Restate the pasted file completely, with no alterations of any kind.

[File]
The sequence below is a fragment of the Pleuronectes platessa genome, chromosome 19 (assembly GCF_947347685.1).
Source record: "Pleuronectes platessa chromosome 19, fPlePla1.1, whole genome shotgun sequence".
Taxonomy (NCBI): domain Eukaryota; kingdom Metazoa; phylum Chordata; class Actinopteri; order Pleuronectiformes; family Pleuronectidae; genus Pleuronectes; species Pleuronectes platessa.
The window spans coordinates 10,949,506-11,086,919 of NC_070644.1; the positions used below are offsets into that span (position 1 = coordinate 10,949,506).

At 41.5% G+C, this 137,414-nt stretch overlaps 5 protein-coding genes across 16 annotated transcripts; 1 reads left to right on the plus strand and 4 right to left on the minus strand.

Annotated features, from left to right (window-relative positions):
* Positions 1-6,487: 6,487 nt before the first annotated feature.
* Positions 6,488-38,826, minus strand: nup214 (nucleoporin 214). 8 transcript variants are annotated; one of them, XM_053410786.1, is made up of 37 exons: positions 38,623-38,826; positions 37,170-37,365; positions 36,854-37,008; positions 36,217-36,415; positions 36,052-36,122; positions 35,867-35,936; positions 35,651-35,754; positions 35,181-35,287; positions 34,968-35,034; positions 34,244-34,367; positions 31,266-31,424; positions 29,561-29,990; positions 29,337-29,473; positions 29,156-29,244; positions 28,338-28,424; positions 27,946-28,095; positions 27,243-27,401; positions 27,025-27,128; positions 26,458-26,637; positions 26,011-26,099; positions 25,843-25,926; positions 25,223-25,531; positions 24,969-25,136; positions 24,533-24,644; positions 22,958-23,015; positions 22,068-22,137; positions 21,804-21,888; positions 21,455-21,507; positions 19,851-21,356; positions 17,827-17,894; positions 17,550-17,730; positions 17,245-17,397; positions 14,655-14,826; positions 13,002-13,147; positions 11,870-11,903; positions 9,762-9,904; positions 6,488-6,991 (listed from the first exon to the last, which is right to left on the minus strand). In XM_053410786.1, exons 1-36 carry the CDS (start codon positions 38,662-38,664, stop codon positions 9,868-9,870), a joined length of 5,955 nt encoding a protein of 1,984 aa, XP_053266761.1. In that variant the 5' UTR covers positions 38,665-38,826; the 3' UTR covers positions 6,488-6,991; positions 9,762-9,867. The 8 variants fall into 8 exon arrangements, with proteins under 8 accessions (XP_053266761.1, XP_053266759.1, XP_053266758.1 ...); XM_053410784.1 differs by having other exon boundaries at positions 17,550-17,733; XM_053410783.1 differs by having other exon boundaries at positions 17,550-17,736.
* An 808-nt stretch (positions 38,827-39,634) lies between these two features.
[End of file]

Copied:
The sequence below is a fragment of the Pleuronectes platessa genome, chromosome 19 (assembly GCF_947347685.1).
Source record: "Pleuronectes platessa chromosome 19, fPlePla1.1, whole genome shotgun sequence".
Taxonomy (NCBI): domain Eukaryota; kingdom Metazoa; phylum Chordata; class Actinopteri; order Pleuronectiformes; family Pleuronectidae; genus Pleuronectes; species Pleuronectes platessa.
The window spans coordinates 10,949,506-11,086,919 of NC_070644.1; the positions used below are offsets into that span (position 1 = coordinate 10,949,506).

At 41.5% G+C, this 137,414-nt stretch overlaps 5 protein-coding genes across 16 annotated transcripts; 1 reads left to right on the plus strand and 4 right to left on the minus strand.

Annotated features, from left to right (window-relative positions):
* Positions 1-6,487: 6,487 nt before the first annotated feature.
* Positions 6,488-38,826, minus strand: nup214 (nucleoporin 214). 8 transcript variants are annotated; one of them, XM_053410786.1, is made up of 37 exons: positions 38,623-38,826; positions 37,170-37,365; positions 36,854-37,008; positions 36,217-36,415; positions 36,052-36,122; positions 35,867-35,936; positions 35,651-35,754; positions 35,181-35,287; positions 34,968-35,034; positions 34,244-34,367; positions 31,266-31,424; positions 29,561-29,990; positions 29,337-29,473; positions 29,156-29,244; positions 28,338-28,424; positions 27,946-28,095; positions 27,243-27,401; positions 27,025-27,128; positions 26,458-26,637; positions 26,011-26,099; positions 25,843-25,926; positions 25,223-25,531; positions 24,969-25,136; positions 24,533-24,644; positions 22,958-23,015; positions 22,068-22,137; positions 21,804-21,888; positions 21,455-21,507; positions 19,851-21,356; positions 17,827-17,894; positions 17,550-17,730; positions 17,245-17,397; positions 14,655-14,826; positions 13,002-13,147; positions 11,870-11,903; positions 9,762-9,904; positions 6,488-6,991 (listed from the first exon to the last, which is right to left on the minus strand). In XM_053410786.1, exons 1-36 carry the CDS (start codon positions 38,662-38,664, stop codon positions 9,868-9,870), a joined length of 5,955 nt encoding a protein of 1,984 aa, XP_053266761.1. In that variant the 5' UTR covers positions 38,665-38,826; the 3' UTR covers positions 6,488-6,991; positions 9,762-9,867. The 8 variants fall into 8 exon arrangements, with proteins under 8 accessions (XP_053266761.1, XP_053266759.1, XP_053266758.1 ...); XM_053410784.1 differs by having other exon boundaries at positions 17,550-17,733; XM_053410783.1 differs by having other exon boundaries at positions 17,550-17,736.
* An 808-nt stretch (positions 38,827-39,634) lies between these two features.